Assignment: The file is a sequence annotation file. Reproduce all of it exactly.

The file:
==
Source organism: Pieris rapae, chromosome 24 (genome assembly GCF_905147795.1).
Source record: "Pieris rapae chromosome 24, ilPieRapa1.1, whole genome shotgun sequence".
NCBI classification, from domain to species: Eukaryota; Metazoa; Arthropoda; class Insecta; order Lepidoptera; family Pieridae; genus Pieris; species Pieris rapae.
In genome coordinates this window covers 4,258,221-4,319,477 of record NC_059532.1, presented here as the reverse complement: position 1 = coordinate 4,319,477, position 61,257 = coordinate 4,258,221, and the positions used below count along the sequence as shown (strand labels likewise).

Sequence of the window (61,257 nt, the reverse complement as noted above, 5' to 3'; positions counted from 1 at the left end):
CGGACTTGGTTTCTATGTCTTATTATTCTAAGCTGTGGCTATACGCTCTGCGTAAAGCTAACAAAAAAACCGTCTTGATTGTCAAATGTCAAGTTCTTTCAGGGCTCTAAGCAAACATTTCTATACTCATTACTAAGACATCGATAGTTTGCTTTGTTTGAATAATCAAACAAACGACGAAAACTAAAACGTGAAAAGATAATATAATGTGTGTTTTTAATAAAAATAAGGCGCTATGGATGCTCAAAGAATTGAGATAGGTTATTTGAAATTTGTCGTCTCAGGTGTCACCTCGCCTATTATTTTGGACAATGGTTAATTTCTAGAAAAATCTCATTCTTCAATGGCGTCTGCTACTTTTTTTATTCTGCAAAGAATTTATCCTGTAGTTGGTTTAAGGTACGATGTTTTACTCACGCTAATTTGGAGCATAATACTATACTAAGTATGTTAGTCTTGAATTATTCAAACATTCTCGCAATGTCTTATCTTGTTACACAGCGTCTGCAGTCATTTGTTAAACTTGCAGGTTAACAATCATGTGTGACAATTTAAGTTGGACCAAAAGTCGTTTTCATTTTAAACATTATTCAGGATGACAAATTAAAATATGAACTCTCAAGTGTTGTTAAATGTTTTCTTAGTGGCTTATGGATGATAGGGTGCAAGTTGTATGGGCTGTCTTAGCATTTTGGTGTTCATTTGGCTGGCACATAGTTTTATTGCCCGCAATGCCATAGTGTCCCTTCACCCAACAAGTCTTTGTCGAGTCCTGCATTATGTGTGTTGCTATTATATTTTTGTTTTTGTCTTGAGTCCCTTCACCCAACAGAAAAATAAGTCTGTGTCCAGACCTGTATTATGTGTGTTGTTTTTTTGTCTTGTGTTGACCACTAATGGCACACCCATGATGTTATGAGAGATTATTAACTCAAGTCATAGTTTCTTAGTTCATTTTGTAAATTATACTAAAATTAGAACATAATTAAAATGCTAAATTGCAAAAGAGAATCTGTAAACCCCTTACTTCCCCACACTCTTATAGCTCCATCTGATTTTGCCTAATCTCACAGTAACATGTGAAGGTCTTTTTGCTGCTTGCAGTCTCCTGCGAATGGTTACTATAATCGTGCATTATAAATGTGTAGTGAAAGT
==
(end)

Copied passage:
Source organism: Pieris rapae, chromosome 24 (genome assembly GCF_905147795.1).
Source record: "Pieris rapae chromosome 24, ilPieRapa1.1, whole genome shotgun sequence".
NCBI classification, from domain to species: Eukaryota; Metazoa; Arthropoda; class Insecta; order Lepidoptera; family Pieridae; genus Pieris; species Pieris rapae.
In genome coordinates this window covers 4,258,221-4,319,477 of record NC_059532.1, presented here as the reverse complement: position 1 = coordinate 4,319,477, position 61,257 = coordinate 4,258,221, and the positions used below count along the sequence as shown (strand labels likewise).

Sequence of the window (61,257 nt, the reverse complement as noted above, 5' to 3'; positions counted from 1 at the left end):
CGGACTTGGTTTCTATGTCTTATTATTCTAAGCTGTGGCTATACGCTCTGCGTAAAGCTAACAAAAAAACCGTCTTGATTGTCAAATGTCAAGTTCTTTCAGGGCTCTAAGCAAACATTTCTATACTCATTACTAAGACATCGATAGTTTGCTTTGTTTGAATAATCAAACAAACGACGAAAACTAAAACGTGAAAAGATAATATAATGTGTGTTTTTAATAAAAATAAGGCGCTATGGATGCTCAAAGAATTGAGATAGGTTATTTGAAATTTGTCGTCTCAGGTGTCACCTCGCCTATTATTTTGGACAATGGTTAATTTCTAGAAAAATCTCATTCTTCAATGGCGTCTGCTACTTTTTTTATTCTGCAAAGAATTTATCCTGTAGTTGGTTTAAGGTACGATGTTTTACTCACGCTAATTTGGAGCATAATACTATACTAAGTATGTTAGTCTTGAATTATTCAAACATTCTCGCAATGTCTTATCTTGTTACACAGCGTCTGCAGTCATTTGTTAAACTTGCAGGTTAACAATCATGTGTGACAATTTAAGTTGGACCAAAAGTCGTTTTCATTTTAAACATTATTCAGGATGACAAATTAAAATATGAACTCTCAAGTGTTGTTAAATGTTTTCTTAGTGGCTTATGGATGATAGGGTGCAAGTTGTATGGGCTGTCTTAGCATTTTGGTGTTCATTTGGCTGGCACATAGTTTTATTGCCCGCAATGCCATAGTGTCCCTTCACCCAACAAGTCTTTGTCGAGTCCTGCATTATGTGTGTTGCTATTATATTTTTGTTTTTGTCTTGAGTCCCTTCACCCAACAGAAAAATAAGTCTGTGTCCAGACCTGTATTATGTGTGTTGTTTTTTTGTCTTGTGTTGACCACTAATGGCACACCCATGATGTTATGAGAGATTATTAACTCAAGTCATAGTTTCTTAGTTCATTTTGTAAATTATACTAAAATTAGAACATAATTAAAATGCTAAATTGCAAAAGAGAATCTGTAAACCCCTTACTTCCCCACACTCTTATAGCTCCATCTGATTTTGCCTAATCTCACAGTAACATGTGAAGGTCTTTTTGCTGCTTGCAGTCTCCTGCGAATGGTTACTATAATCGTGCATTATAAATGTGTAGTGAAAGT